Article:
Friday, April 1
After a quick (partial, more like) recovery, I muscled an early morning flight and weekend getaway to Venice. Salima, Nicole, and Clara (all from IU) accompanied me as we all set foot in Italy for the first time. I came with few expectations; I did not even check the weather. What we experienced was once again a perfectly-executed and care-free weekend of comfortable temperatures and cloudless skies.
We were most interested in observing the character of Venice. As we discovered, Venice is not only physically decaying, but culturally as well. High tide floods the central island, forcing residents and tourists to walk on boardwalks. Government restrictions on building renovation discourage any new construction. Besides, getting materials for renovation to the island is difficult enough. That coupled with high real estate prices prevents Venetians from staying and raising families here. Basic needs are unmet; I saw few banks for instance, and even fewer commercial businesses. Today only 60,000 people live in Venice, and people leave at a rate of 1,000 per year. We were lucky to see the city before further decline.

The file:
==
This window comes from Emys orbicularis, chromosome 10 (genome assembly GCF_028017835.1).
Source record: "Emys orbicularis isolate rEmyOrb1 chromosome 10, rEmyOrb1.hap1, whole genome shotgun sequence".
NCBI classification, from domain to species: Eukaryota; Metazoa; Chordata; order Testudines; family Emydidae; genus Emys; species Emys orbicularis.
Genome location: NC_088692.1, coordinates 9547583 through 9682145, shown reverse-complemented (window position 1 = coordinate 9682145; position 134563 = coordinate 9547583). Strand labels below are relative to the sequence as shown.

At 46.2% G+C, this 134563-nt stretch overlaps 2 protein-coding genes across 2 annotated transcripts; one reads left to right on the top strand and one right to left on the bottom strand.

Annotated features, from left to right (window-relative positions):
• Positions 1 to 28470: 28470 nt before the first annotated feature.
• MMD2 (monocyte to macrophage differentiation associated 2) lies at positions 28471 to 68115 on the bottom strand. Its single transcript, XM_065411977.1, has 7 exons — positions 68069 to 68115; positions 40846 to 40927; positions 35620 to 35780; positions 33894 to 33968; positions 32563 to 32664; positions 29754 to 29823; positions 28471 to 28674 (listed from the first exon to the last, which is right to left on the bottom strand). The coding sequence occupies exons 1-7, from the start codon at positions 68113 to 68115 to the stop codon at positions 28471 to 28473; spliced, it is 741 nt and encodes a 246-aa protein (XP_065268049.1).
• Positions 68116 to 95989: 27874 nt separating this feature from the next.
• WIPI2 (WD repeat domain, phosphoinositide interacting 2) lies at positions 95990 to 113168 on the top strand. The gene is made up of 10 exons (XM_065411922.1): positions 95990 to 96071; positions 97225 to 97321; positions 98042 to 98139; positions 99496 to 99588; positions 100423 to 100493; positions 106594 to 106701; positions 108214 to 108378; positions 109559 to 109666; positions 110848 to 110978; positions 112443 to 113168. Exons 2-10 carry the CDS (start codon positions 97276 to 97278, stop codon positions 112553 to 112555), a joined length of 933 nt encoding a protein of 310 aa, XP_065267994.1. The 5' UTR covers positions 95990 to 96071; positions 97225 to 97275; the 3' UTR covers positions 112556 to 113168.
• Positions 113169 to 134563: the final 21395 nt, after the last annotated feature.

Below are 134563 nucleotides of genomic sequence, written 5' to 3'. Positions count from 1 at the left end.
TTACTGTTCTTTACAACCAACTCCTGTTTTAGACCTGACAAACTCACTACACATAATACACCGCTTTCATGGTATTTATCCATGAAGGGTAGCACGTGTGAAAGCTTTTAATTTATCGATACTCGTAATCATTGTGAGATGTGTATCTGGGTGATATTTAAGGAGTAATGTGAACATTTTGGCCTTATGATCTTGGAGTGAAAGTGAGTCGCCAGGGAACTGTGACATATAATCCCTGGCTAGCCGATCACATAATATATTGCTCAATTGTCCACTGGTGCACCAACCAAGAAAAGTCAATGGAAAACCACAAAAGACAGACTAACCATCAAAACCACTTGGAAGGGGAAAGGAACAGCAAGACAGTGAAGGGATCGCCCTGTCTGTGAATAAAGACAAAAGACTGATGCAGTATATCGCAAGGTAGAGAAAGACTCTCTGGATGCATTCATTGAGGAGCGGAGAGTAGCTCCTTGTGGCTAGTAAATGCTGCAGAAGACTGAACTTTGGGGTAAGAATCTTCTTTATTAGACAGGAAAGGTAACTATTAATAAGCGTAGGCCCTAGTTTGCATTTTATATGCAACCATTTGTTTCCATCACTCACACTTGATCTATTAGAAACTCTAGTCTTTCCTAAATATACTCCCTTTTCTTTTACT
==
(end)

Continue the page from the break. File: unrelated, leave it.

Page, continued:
During the day, Venice seemed to us like an amusement park for adults. One main people highway directs tourists to all the major sites. Along the way, stores alternate between food (overpriced sit-down restaurants, gelato, sweets, pizza), and postcard/tourist shops, Venetian masks/memorabilia, etc. Gondoliers hustle for $100 rides through the sleepy inner canals. Considering Lara and I had not seen one postcard shop in Basque Country a week earlier, we now entered the one place at the complete opposite end of the spectrum.
Despite the touristy dominance, we had a promising cultural introduction to Venice. We exited the bus station and made our way to the hotel. Nicole had made reservations for a Bed & Breakfast in the Jewish Ghetto of Venice. Navigating our way there, we passed a rather lively Venetian scene. We heard Italian being spoken; we saw a local seafood stand with neighborhood patrons. Yet, we also got our first indication of the Venetian flight. Buildings looked run down and partly abandoned, like a ghost town.
Upon dropping off our bags, we funneled into the tourist highway, as it was the sure way not to get lost. Our natural first stop was Rialto Market. This area combines the local food and craft markets; and at midday when we arrived it was the center of the action. Assuming vendors would understand similar Spanish vocabulary more than English, we received warm responses (at times tongue-and-cheek, as if to suggest, "you are in Italy; please do not confuse Italian with that other language," but all in good fun). When a seafood vendor showed off his shark for us, Clara gasped "tiburón" (Spanish for shark) to which the Italian mocked, "muy bien" in Spanish. The girls were and continued to be in a shopping frenzy. Clara was intent on finding the perfect Venetian mask (of which there were many possibilities).